2. For progression to Range III, employees will be required to have the specified education for the position which will allow them to compete for vacant positions when they are posted.

3. For Registered Nurses in Range IV, newly hired nurses with no experience and possessing a bachelor's Degree will be hired at the 2 year step of the range. Nurses with no experience and without a Bachelor's Degree will be hired at the start step.

4. Employees with relevant experience may be hired above the minimum hire rate based upon years of experience, but no employee will be hired above the 4 year step.

5. An employee who meets the educational requirements for a Range III position may be placed and paid in a Range II position.

It is the language of number one above that has generated this dispute. The wage schedule calls for ranges and steps. The steps are based on one's starting time, 6 months, 2 years, 3 years, 4 years, 5 years, 6 years, 7 years, 8 years, 9 years, 15 years and 20 years. It is understood and agreed by both parties that if an employee starts in a particular range at the

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starting rate, he or she will get the step increases upon his or her actual anniversary date or time employed by the County. The wage schedule is clear enough on its face. There is nothing ambiguous about it.

However, the parties carved out an exception in the language of the wage progression procedures in number one for Case Managers and Probation Officers who get State certification as Social Workers. The procedure allows for an automatic progression from Range I to Range II, and further provides for subsequent step increases each anniversary date of the promotion thereafter. This language is clearly a deviation from the wage schedule and intended to apply to those positions. There is nothing in the contract that allows for other step increases to be effective upon date of promotion rather than the anniversary date based on the date of hire.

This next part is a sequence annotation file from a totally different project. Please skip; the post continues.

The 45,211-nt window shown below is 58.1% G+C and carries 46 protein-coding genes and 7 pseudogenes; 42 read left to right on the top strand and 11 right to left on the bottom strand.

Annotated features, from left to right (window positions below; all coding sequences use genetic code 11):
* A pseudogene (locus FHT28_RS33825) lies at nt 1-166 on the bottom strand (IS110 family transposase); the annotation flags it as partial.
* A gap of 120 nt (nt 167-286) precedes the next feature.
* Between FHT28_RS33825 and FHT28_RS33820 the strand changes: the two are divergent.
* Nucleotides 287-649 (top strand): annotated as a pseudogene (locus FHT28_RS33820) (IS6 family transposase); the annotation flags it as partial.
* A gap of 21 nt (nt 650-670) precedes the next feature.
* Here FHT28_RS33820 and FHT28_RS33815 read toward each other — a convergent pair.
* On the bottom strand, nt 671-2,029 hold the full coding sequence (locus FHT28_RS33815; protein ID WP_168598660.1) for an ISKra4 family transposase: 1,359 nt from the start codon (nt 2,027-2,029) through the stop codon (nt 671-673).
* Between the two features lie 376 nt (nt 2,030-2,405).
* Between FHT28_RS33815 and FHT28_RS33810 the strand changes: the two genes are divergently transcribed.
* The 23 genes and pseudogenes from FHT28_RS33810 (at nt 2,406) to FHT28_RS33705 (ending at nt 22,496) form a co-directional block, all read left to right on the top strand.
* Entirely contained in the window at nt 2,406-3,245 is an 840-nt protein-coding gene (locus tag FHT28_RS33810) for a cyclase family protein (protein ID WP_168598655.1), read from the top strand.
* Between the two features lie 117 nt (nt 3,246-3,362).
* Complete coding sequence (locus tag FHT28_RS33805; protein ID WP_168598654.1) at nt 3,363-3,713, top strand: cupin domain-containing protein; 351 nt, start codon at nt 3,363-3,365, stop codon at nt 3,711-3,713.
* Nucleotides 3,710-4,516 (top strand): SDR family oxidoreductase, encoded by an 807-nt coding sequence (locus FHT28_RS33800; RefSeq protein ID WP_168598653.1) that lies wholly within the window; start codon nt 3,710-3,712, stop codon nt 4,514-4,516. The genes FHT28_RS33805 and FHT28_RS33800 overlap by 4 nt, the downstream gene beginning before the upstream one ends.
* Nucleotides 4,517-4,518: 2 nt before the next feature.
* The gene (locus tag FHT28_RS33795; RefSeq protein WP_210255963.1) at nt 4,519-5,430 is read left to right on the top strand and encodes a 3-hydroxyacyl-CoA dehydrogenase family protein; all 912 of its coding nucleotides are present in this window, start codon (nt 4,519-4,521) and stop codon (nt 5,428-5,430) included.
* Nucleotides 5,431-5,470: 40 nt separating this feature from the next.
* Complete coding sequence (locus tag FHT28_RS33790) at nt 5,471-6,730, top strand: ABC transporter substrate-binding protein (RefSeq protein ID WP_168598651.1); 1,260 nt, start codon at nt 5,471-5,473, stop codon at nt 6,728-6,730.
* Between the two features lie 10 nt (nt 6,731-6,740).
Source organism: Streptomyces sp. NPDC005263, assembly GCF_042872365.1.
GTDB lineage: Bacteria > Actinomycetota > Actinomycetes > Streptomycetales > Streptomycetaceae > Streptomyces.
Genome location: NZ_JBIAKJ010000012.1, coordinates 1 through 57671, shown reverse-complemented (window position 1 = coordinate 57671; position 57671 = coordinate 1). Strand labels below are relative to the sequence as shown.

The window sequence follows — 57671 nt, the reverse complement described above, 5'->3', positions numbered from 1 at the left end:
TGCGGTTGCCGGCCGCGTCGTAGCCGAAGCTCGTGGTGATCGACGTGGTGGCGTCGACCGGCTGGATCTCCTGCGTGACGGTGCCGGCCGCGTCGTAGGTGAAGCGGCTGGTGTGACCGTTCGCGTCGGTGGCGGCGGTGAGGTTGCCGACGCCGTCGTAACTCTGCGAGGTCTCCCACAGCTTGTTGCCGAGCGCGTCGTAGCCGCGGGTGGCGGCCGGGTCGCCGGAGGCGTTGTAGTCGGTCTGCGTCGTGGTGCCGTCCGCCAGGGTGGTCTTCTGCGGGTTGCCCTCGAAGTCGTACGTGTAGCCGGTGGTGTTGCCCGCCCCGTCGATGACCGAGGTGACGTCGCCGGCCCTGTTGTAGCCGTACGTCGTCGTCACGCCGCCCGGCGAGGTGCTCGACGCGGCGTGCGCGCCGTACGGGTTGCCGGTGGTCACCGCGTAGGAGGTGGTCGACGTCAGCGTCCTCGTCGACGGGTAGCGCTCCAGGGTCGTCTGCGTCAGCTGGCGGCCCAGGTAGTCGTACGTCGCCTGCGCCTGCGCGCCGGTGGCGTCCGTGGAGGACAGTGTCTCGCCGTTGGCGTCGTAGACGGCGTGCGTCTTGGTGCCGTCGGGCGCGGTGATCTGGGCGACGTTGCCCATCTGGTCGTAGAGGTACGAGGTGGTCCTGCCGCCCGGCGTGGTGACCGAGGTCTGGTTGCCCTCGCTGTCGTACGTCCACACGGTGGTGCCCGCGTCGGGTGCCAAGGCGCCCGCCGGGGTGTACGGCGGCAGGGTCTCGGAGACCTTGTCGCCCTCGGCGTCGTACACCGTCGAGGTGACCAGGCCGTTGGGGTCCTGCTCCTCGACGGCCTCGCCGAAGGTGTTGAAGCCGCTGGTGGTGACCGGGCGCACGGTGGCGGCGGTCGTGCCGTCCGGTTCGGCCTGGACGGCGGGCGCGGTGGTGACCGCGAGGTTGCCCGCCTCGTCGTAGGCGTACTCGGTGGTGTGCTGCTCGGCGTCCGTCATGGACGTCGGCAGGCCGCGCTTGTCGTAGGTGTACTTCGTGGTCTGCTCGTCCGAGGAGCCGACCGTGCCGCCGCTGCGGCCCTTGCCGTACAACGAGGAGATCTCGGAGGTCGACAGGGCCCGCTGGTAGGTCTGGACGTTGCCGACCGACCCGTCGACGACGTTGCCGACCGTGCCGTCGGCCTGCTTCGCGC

Therefore, the County's practice of changing the true anniversary date for others who do not come under number one of the wage progression procedures violates the collective bargaining agreement. It violates both the seniority provisions of the contract as well as the wage schedule itself. The seniority provision provides for seniority beginning with the original date of continuous employment with the County, so employees coming from other bargaining units should have their time counted from the time of hire just as employees who had always been in this bargaining unit. The County may not unilaterally determine that step increases are based on some factor other than years of service where the parties have agreed to step increases based on years of service.

Any practice that conflicts with the collective bargaining agreement cannot stand, as the written agreement takes precedence over the practice. The County's practice may have been consistent since 1998 when the parties reached their first agreement, but it was inconsistent with the contract language.

As to the remedy, this grievance is a continuing violation of the contract. The failure to pay appropriate wage rates is a continuing or recurring grievance or violation, as contract violations remain unremedied each pay period. See Neville Chemical Co., 73 LA 405 (Richman, 1959); Bethlehem Steel Co., 34 LA 896 (Seward, 1960). However, the remedy may be limited to the time that the grievance was filed. Section 7.03 of the collective bargaining agreement states that grievances shall be filed within 14 days of the occurrence leading to the grievance or within 14 days of such time as the aggrieved should reasonably have been expected to be aware of the occurrence. Many of those employees affected were aware that their anniversary date had been changed for purposes of step increases from their date of hire to their dates of promotion. For example, the County shows that Washburn should have known of this by September 23, 1998. The Association did not bring a grievance until August 8, 2001. Therefore, any back pay due to those affected employees should run only from August 8, 2001, until the present. All employees whose anniversary date was incorrectly changed should be placed on the correct step of the salary schedule and be reimbursed for lost wages between August 8, 2001, and the present.

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AWARD

The grievance is sustained.

The County is ordered to pay step increases in accordance with years of service according to the wage schedule, except for Case Managers and Probation Officers who attained State certification as Social Workers. Employees whose anniversary date was incorrectly changed shall be placed on the correct step of the wage schedule in accordance with their seniority and made whole for lost wages between August 8, 2001, and the present. The Arbitrator will retain jurisdiction until August 15, 2002, for the sole purpose of resolving any disputes over the scope and the application of the remedy ordered.

Dated at Elkhorn, Wisconsin, this 29th day of May, 2002.

Karen J. Mawhinney, Arbitrator

KJM/ans